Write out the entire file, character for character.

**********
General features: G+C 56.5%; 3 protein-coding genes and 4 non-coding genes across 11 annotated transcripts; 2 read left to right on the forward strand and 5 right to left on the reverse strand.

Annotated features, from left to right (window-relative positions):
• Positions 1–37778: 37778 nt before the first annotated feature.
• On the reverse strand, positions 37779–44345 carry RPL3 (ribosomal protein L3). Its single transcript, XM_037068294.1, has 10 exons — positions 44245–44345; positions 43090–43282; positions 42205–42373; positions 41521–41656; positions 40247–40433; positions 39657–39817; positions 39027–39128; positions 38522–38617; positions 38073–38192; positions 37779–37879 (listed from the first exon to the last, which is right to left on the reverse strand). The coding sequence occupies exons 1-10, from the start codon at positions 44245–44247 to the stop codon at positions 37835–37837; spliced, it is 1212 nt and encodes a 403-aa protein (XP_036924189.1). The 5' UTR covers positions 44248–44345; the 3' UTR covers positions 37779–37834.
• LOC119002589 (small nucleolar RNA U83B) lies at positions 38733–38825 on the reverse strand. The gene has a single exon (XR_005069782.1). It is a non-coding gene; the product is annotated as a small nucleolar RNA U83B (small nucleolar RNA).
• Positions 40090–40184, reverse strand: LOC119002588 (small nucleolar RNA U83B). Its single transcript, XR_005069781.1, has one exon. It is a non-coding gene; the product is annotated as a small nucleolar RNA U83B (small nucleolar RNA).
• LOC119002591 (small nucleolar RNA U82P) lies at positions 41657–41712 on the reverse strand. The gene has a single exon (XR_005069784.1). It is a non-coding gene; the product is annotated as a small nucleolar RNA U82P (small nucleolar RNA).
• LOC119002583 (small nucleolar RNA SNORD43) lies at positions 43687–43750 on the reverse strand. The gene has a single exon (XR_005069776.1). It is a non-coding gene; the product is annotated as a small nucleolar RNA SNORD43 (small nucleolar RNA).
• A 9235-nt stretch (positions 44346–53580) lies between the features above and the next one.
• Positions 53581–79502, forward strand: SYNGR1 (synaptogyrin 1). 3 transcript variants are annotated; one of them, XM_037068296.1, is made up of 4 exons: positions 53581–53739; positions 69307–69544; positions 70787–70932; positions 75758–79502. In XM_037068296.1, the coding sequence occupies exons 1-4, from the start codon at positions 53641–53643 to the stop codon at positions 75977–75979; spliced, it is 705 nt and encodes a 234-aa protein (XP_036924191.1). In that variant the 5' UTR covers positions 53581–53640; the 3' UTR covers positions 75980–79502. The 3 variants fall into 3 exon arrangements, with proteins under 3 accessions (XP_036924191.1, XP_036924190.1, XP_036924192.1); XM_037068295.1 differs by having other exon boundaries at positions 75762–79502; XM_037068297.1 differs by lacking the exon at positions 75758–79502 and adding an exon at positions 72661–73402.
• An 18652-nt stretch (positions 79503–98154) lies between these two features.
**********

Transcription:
General features: G+C 56.5%; 3 protein-coding genes and 4 non-coding genes across 11 annotated transcripts; 2 read left to right on the forward strand and 5 right to left on the reverse strand.

Annotated features, from left to right (window-relative positions):
• Positions 1–37778: 37778 nt before the first annotated feature.
• On the reverse strand, positions 37779–44345 carry RPL3 (ribosomal protein L3). Its single transcript, XM_037068294.1, has 10 exons — positions 44245–44345; positions 43090–43282; positions 42205–42373; positions 41521–41656; positions 40247–40433; positions 39657–39817; positions 39027–39128; positions 38522–38617; positions 38073–38192; positions 37779–37879 (listed from the first exon to the last, which is right to left on the reverse strand). The coding sequence occupies exons 1-10, from the start codon at positions 44245–44247 to the stop codon at positions 37835–37837; spliced, it is 1212 nt and encodes a 403-aa protein (XP_036924189.1). The 5' UTR covers positions 44248–44345; the 3' UTR covers positions 37779–37834.
• LOC119002589 (small nucleolar RNA U83B) lies at positions 38733–38825 on the reverse strand. The gene has a single exon (XR_005069782.1). It is a non-coding gene; the product is annotated as a small nucleolar RNA U83B (small nucleolar RNA).
• Positions 40090–40184, reverse strand: LOC119002588 (small nucleolar RNA U83B). Its single transcript, XR_005069781.1, has one exon. It is a non-coding gene; the product is annotated as a small nucleolar RNA U83B (small nucleolar RNA).
• LOC119002591 (small nucleolar RNA U82P) lies at positions 41657–41712 on the reverse strand. The gene has a single exon (XR_005069784.1). It is a non-coding gene; the product is annotated as a small nucleolar RNA U82P (small nucleolar RNA).
• LOC119002583 (small nucleolar RNA SNORD43) lies at positions 43687–43750 on the reverse strand. The gene has a single exon (XR_005069776.1). It is a non-coding gene; the product is annotated as a small nucleolar RNA SNORD43 (small nucleolar RNA).
• A 9235-nt stretch (positions 44346–53580) lies between the features above and the next one.
• Positions 53581–79502, forward strand: SYNGR1 (synaptogyrin 1). 3 transcript variants are annotated; one of them, XM_037068296.1, is made up of 4 exons: positions 53581–53739; positions 69307–69544; positions 70787–70932; positions 75758–79502. In XM_037068296.1, the coding sequence occupies exons 1-4, from the start codon at positions 53641–53643 to the stop codon at positions 75977–75979; spliced, it is 705 nt and encodes a 234-aa protein (XP_036924191.1). In that variant the 5' UTR covers positions 53581–53640; the 3' UTR covers positions 75980–79502. The 3 variants fall into 3 exon arrangements, with proteins under 3 accessions (XP_036924191.1, XP_036924190.1, XP_036924192.1); XM_037068295.1 differs by having other exon boundaries at positions 75762–79502; XM_037068297.1 differs by lacking the exon at positions 75758–79502 and adding an exon at positions 72661–73402.
• An 18652-nt stretch (positions 79503–98154) lies between these two features.